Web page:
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Patriot Pyro SE 240GB SSD Review

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AkG

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Patriot Memory has a proud tradition of providing solid state drives with their own special blend of cutting edge performance and reasonable pricing. The latest addition, the Patriot Pyro SE 240GB, aims to fill a conspicuous gap in the middle of their current line of SSDs. While Patriot have had entry level (Pyro) and enthusiast models (Wildfire) ready to go since the SandForce SF2281 controller hit the scene, their mid-tier solution is a bit late to the party.



Until now, Patriot fans have had to choose between stretching their budget and getting a more expensive high performance model or sacrificing performance and stepping down to a more entry-level drive. Many consumers simply chose option three and purchased different companies’ mid-tier SSDs. In order to stop this loss of sales, the Pyro SE is designed, marketed, and priced to appeal to enthusiasts who want good performance at an affordable price point.



On the surface, the new Patriot Pyro SE looks very similar to a standard Patriot Pyro. Both drives have comparable all-metal chasses and even use the same color scheme. It is not until you crack open the case and peek inside that you see what differentiates one model from the other: the NAND.



As expected, the interior architecture is very similar to that of nearly every SandForce SF2281-based drive that relies on ONFi (as opposed to Toggle Mode) NAND we have looked at to date. There are 16 NAND chips populating the PCB’s 16 integrated circuit (IC) slots and one SF2281 controller present.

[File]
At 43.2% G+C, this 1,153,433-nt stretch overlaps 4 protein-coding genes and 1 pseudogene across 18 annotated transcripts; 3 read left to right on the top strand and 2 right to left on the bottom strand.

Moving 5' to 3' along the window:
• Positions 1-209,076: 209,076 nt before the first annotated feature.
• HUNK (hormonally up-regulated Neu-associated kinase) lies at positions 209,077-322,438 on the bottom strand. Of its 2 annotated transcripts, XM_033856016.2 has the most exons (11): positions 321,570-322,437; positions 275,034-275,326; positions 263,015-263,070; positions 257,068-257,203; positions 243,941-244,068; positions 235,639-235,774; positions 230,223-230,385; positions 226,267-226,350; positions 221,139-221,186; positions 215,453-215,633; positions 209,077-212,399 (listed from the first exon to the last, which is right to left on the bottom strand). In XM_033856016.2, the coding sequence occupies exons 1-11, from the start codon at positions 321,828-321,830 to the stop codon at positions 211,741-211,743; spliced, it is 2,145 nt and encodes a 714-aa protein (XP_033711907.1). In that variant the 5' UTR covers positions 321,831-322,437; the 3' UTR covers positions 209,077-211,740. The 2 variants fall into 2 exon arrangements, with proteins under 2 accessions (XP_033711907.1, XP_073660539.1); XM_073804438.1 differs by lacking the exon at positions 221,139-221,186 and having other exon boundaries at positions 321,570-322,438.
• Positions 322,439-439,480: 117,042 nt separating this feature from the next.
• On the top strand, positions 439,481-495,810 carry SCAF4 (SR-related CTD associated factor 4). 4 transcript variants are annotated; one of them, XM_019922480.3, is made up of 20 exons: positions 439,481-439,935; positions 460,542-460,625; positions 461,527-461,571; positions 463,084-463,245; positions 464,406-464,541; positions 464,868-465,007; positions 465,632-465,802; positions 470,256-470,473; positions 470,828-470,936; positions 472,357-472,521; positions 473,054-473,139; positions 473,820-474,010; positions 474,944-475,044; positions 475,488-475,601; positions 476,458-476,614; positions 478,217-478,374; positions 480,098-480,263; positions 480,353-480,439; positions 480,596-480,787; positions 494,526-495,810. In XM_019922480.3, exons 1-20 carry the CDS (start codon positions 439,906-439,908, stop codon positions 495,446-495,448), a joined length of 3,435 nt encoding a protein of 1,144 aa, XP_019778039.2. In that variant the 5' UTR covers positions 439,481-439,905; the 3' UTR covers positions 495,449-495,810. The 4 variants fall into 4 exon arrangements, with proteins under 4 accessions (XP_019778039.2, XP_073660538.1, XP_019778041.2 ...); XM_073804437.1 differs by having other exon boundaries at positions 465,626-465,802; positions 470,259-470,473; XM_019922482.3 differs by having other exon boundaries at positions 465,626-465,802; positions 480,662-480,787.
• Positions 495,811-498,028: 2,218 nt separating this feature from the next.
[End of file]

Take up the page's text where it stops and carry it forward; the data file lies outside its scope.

Unlike with the Patriot Pyro, the NAND ICs housed inside the case are not ONFi 1 asynchronous NAND but rather ONFi 2 synchronous NAND. These are basically the same NAND chips you would find inside most mid-tier SF2281 devices. Considering that all SSDs based on the SF2281 controller—with the exception of Intel’s 520—use the same stock firmware, this makes the Patriot Pyro SE a direct competitor to the OCZ Vertex 3, and both should have the same fundamental performance. With a recently reduced MSRP of $280, the Pyro SE 240GB may be a late bloomer, but it’s one that has the potential to catch the eye of value-oriented enthusiasts.
 
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AkG

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Testing Methodology

Testing Methodology


Testing a drive is not as simple as putting together a bunch of files, dragging them onto folder on the drive in Windows and using a stopwatch to time how long the transfer takes. Rather, there are factors such as read / write speed and data burst speed to take into account. There is also the SATA controller on your motherboard and how well it works with SSDs & HDDs to think about as well. For best results you really need a dedicated hardware RAID controller w/ dedicated RAM for drives to shine. Unfortunately, most people do not have the time, inclination or monetary funds to do this. For this reason our test-bed will be a more standard motherboard with no mods or high end gear added to it. This is to help replicate what you the end user’s experience will be like.

Even when the hardware issues are taken care of the software itself will have a negative or positive impact on the results. As with the hardware end of things, to obtain the absolute best results you do need to tweak your OS setup; however, just like with the hardware solution most people are not going to do this. For this reason our standard OS setup is used. However, except for the Windows 7 load test times we have done our best to eliminate this issue by having the drive tested as a secondary drive. With the main drive being a Kingston HyperX 240GB Solid State Drive.

For synthetic tests we used a combination of the ATTO Disk Benchmark, HDTach, HD Tune, Crystal Disk Benchmark, IOMeter, AS-SSD, Anvil Storage Utilities and PCMark 7.

For real world benchmarks we timed how long a single 10GB rar file took to copy to and then from the devices. We also used 10gb of small files (from 100kb to 200MB) with a total 12,000 files in 400 subfolders.

For all testing a Asus P8P67 Deluxe motherboard was used, running Windows 7 64bit Ultimate edition. All drives were tested using AHCI mode using Intel RST 10 drivers.